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Driverless vehicles put through road tests in Okinawa

The Japan Times

The tests overseen by METI saw two four-seater electric carts navigate roads fitted with the required routing technology near hotels and tourist facilities in Chatan on the west coast of Okinawa Island. Further trials will involve driverless microbuses traveling short distances in other regions, according to the National Institute of Advanced Industrial Science and Technology, which conducted Monday's tests with other firms. Self-driving vehicles "can be utilized in less-populated areas and tourist sites. We are using these experiments to assess their safety," said Shin Kato, an official from the institute. In a joint effort with such firms as Yamaha Motor Co. and Hitachi Ltd., the institute will conduct more tests to evaluate safety issues while investigating ways to reduce waiting times for people using such services, the institute said.

Commentary: 2 Things That Need to Happen for Driverless Cars to Go Mainstream


A whopping 73% of Americans don't trust autonomous cars, up from 63% in late 2017, according to a AAA survey released in May 2018. While competition is heating up--with players like Toyota, General Motors, Alphabet, and Tesla setting ambitious goals and making big bets--the question remains: Are Americans ready for driverless cars? As I've studied complex organizational transformations over the past decade, I've come to recognize what must happen to create the behavioral change that makes adoption of new technologies successful. A societal shift toward self-driving vehicles will require such massive behavioral change, especially as trust continues to plummet. But just because we wouldn't get behind that self-turning wheel today, doesn't mean we wouldn't take that chance tomorrow.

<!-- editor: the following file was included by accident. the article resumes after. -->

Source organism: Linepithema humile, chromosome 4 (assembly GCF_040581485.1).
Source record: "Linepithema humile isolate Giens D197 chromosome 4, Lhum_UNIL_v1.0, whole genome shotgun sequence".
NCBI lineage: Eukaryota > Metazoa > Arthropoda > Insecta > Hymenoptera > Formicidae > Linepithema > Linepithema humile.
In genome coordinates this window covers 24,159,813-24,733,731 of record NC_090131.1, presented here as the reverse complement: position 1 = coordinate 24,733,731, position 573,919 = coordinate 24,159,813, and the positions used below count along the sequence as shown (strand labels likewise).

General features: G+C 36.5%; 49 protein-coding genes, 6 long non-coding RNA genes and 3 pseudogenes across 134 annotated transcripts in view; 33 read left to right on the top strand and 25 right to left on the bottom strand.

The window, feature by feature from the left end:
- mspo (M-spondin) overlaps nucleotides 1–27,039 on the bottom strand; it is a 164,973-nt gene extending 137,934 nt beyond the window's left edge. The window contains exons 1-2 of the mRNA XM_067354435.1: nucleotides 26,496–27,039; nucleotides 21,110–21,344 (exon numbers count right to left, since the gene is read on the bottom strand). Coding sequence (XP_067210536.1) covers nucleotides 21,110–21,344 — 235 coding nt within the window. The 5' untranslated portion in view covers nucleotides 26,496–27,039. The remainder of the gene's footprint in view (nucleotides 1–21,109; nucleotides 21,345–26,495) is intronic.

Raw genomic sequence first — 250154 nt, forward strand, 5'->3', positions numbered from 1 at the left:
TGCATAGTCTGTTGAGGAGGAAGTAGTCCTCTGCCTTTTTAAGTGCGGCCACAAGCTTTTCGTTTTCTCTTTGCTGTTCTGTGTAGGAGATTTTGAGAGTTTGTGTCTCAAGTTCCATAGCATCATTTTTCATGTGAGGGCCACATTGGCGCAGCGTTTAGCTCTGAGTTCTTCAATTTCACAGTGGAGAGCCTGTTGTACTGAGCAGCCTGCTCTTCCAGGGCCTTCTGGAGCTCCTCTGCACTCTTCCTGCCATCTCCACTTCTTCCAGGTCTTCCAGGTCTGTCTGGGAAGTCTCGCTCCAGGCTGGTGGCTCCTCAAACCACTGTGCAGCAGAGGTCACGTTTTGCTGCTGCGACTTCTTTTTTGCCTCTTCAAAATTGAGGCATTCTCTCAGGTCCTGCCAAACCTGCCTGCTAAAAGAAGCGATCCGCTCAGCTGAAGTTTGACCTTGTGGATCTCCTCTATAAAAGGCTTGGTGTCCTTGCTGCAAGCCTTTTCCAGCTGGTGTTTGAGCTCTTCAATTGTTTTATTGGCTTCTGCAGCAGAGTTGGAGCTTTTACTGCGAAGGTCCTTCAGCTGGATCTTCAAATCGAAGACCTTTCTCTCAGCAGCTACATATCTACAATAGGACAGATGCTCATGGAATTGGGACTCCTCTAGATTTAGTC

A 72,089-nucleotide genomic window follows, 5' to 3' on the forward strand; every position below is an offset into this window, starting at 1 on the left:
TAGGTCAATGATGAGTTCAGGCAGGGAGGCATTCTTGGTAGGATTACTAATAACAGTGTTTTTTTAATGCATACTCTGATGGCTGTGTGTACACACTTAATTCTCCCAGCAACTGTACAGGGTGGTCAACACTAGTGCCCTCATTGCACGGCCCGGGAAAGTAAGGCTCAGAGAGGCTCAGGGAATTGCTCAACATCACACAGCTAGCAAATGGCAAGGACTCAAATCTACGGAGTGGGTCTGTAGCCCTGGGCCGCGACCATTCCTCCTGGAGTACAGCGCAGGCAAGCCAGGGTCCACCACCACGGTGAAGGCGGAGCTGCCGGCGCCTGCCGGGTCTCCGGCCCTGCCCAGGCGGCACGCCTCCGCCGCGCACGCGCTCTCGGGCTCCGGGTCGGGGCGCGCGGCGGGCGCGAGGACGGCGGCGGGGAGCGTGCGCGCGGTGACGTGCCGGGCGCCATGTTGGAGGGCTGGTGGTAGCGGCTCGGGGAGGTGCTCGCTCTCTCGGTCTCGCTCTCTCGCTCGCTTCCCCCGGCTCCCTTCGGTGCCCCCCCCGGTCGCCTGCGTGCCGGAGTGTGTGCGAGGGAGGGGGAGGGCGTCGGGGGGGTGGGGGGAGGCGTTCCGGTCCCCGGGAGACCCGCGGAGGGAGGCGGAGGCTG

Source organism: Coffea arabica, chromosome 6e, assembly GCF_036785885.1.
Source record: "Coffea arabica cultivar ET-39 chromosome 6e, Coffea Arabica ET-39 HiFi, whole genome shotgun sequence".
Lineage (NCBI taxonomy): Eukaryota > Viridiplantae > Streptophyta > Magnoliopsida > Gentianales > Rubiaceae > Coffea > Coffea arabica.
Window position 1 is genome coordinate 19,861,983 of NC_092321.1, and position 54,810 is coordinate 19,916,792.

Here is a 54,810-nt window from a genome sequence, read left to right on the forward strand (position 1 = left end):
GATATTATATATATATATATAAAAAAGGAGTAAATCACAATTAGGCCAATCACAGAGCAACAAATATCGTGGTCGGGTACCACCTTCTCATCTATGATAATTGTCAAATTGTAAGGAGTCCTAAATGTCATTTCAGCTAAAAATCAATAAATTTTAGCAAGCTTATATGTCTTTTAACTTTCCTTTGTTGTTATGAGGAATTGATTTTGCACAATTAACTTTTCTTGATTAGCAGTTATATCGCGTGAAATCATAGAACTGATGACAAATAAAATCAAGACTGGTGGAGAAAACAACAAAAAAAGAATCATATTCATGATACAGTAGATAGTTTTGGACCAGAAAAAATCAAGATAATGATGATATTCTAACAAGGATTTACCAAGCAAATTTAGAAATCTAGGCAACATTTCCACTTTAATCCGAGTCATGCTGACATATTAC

BMW plans self-driving car launch by 2021


BMW wants to have its first fully driverless vehicle on the roads within five years, the German auto manufacturer's CEO Harald Krueger has revealed. Krueger voiced his ambition for BMW to launch its first autonomous vehicle at the company's annual shareholder meeting in Munich. BMW is currently focusing very much on its'i' electric car range and the Krueger sees the move into fully autonomous vehicles as a natural extension of this strategy. "In 2018, we will launch a BMW i8 Roadster. This will be followed in 2021 by the BMW i Next, our new innovation driver, with autonomous driving, digital connectivity, intelligent lightweight design, a totally new interior and ultimately bringing the next generation of electro-mobility to the road," he told shareholders.

Will Pedestrians Be Able to Tell What a Driverless Car Is About to Do?

The Atlantic - Technology

A fully autonomous self-driving car doesn't really need a steering wheel, or a rearview mirror, or even windows to get where it's going. But the first models are still likely to have them. In the coming years and decades, as the public decides how to feel about autonomous cars, the way that self-driving vehicles appear will be arguably as important as how they function. And people, Americans in particular, have clearly defined expectations about what cars ought to look like. "When we're looking at new devices, you could make them anything, right?

Self-driving bus crashes two hours after launch in Las Vegas


A driverless shuttle bus crashed less than two hours after it was launched in Las Vegas on Wednesday. The city's officials had been hosting an unveiling ceremony for the bus, described as the US' first self-driving shuttle pilot project geared towards the public, before it crashed with a semi-truck. According to the Las Vegas Review-Journal, the human driver of the other vehicle was at fault, there were no injuries, and the incident caused minor damage. The oval-shaped shuttle -- sponsored by AAA, the Review-Journal added -- can transport up to 12 passengers at a time. It has an attendant and a computer monitor, and uses GPS and electric curb sensors instead of brakes or a steering wheel.